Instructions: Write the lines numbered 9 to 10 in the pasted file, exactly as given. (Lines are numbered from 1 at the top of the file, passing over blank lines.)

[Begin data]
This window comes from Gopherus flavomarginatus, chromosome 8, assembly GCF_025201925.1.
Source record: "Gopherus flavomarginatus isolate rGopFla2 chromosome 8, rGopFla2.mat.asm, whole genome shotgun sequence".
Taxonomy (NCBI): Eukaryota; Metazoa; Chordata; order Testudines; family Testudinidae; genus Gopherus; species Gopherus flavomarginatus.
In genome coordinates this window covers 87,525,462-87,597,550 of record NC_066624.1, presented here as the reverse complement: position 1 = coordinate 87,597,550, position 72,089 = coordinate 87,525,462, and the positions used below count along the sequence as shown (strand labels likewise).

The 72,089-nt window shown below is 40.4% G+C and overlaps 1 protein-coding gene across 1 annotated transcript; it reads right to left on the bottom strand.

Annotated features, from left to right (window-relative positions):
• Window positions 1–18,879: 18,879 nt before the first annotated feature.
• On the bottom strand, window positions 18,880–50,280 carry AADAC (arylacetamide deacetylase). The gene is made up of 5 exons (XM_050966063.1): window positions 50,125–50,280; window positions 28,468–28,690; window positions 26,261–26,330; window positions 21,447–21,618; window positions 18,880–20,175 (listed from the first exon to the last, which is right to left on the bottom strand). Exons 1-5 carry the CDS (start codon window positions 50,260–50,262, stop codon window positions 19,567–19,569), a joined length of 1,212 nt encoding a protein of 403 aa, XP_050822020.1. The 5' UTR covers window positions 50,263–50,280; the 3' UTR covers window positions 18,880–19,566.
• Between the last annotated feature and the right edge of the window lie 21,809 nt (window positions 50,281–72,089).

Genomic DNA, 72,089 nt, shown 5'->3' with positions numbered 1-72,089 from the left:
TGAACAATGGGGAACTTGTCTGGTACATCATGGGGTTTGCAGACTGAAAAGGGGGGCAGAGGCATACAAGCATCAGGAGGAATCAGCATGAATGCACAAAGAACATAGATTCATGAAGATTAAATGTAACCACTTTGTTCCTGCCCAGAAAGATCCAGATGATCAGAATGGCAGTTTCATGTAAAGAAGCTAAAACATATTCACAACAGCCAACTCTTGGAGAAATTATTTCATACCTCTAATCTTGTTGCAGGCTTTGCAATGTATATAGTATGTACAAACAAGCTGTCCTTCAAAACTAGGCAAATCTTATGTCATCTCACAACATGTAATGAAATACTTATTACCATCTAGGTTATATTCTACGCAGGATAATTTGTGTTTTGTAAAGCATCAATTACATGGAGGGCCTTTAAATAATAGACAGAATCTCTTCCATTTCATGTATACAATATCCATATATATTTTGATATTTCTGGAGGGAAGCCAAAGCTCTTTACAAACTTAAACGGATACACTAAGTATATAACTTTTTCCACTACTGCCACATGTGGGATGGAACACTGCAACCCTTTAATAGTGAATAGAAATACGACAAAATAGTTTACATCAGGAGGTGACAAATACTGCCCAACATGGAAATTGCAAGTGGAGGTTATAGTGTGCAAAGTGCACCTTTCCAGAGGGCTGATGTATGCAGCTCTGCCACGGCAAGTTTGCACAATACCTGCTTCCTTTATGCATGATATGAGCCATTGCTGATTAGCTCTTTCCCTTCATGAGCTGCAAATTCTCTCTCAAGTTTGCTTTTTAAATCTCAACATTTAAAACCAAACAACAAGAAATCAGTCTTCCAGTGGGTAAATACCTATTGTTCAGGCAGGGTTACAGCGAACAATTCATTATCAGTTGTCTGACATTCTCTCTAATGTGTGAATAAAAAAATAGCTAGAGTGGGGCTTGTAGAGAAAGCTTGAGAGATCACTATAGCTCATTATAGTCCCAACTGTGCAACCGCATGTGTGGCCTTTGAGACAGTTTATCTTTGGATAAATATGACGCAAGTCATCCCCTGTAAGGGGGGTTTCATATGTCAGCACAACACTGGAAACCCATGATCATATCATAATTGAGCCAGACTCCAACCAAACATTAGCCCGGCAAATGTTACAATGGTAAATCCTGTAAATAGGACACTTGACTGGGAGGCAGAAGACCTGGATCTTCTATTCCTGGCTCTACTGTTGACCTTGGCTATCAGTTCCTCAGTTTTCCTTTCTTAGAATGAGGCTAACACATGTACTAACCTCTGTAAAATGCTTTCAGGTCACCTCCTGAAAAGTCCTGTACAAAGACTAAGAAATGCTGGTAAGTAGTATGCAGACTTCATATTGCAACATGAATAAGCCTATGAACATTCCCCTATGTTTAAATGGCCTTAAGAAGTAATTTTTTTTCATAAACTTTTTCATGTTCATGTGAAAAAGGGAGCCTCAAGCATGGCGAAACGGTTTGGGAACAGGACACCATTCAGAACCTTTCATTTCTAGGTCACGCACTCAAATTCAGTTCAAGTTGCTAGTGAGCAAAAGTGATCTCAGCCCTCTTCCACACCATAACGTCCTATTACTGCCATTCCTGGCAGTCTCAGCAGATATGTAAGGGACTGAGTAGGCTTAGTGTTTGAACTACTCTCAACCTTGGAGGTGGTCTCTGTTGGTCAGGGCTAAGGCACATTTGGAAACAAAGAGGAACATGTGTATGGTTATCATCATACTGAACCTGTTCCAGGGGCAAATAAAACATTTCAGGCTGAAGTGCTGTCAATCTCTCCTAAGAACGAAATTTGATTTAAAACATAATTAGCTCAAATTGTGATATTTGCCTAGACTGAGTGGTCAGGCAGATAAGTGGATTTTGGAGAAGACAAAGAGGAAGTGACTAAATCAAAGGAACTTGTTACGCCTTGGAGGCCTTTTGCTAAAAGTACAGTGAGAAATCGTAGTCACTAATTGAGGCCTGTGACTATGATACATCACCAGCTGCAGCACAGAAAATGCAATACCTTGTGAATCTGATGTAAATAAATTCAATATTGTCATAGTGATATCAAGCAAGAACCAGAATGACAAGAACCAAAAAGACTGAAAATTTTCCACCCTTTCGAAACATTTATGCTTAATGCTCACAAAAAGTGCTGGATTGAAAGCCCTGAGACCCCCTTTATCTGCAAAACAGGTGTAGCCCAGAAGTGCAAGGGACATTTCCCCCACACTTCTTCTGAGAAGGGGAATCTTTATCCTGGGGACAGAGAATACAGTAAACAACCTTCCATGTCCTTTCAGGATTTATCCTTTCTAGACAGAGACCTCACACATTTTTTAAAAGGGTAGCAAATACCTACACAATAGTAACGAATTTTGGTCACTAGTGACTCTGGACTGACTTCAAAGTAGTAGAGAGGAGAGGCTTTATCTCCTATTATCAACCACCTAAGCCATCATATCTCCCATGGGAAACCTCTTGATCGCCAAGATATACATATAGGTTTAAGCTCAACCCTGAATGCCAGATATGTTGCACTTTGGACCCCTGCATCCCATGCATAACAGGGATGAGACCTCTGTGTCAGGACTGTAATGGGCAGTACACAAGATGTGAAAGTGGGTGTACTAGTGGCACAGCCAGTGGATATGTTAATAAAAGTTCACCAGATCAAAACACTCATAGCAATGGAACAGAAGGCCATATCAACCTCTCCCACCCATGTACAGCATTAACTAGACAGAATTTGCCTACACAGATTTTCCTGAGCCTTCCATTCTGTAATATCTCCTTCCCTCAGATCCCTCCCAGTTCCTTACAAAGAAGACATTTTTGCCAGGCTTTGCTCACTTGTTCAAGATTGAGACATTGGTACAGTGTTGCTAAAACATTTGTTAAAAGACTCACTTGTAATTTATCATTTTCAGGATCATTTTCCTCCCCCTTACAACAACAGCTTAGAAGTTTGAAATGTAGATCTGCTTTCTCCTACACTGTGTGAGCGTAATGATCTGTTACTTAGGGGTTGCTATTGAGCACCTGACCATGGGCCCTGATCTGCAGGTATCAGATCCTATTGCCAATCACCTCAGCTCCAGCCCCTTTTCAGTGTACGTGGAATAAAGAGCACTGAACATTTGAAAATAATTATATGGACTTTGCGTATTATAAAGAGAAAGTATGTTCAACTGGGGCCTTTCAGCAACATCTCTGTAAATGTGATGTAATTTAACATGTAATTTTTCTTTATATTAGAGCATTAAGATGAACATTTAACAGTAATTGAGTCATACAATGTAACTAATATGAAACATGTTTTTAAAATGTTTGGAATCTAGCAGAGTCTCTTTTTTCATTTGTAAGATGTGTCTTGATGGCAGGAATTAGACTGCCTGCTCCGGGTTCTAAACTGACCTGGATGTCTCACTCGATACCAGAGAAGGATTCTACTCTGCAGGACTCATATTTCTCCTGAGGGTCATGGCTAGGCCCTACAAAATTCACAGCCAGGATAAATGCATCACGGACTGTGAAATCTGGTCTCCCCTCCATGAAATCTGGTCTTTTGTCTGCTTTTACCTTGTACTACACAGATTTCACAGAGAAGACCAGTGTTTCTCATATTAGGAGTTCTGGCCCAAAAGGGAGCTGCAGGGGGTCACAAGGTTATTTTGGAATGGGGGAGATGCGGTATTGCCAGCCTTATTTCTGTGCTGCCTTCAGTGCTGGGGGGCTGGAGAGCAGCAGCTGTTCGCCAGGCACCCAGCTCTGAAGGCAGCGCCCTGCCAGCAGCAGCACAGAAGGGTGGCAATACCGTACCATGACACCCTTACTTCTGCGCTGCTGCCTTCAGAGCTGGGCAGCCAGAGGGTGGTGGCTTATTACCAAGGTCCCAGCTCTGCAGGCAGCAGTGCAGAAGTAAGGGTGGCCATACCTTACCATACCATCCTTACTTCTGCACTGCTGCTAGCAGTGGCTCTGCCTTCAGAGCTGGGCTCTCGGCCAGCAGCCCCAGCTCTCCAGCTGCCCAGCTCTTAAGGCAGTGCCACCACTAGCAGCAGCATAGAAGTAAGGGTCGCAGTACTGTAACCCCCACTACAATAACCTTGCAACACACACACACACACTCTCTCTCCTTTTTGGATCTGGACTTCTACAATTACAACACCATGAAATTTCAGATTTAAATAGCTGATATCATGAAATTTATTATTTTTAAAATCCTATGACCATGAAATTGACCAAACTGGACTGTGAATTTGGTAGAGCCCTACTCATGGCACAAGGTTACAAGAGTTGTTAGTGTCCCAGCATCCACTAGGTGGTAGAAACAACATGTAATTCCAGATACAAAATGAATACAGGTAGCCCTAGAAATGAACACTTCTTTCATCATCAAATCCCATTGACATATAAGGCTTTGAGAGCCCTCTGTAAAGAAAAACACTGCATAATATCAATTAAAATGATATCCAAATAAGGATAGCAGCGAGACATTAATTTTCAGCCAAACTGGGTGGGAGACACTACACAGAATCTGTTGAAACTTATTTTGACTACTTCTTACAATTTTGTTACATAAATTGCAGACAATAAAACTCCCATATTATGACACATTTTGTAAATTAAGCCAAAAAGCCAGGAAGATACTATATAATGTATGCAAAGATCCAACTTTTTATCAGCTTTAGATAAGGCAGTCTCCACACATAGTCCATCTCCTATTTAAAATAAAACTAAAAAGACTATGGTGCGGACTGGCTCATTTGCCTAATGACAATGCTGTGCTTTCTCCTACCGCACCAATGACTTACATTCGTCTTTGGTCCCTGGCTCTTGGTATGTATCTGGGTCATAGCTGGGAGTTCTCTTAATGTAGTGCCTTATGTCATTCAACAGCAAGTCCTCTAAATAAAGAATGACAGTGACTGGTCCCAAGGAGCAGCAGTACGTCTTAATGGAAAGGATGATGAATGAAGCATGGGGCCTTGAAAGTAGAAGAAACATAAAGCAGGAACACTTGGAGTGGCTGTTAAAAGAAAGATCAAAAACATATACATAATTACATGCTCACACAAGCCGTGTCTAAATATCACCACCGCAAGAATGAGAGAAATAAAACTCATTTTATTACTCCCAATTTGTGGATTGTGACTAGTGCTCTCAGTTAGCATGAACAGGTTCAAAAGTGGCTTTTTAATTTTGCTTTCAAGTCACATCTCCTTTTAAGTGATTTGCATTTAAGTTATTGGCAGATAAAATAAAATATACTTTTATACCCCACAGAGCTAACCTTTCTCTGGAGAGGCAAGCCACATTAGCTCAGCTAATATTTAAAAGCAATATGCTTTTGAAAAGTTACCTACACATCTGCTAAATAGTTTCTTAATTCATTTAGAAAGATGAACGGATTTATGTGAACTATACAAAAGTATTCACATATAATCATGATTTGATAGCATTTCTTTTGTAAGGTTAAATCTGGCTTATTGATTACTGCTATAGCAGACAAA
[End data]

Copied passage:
• Between the last annotated feature and the right edge of the window lie 21,809 nt (window positions 50,281–72,089).

Genomic DNA, 72,089 nt, shown 5'->3' with positions numbered 1-72,089 from the left: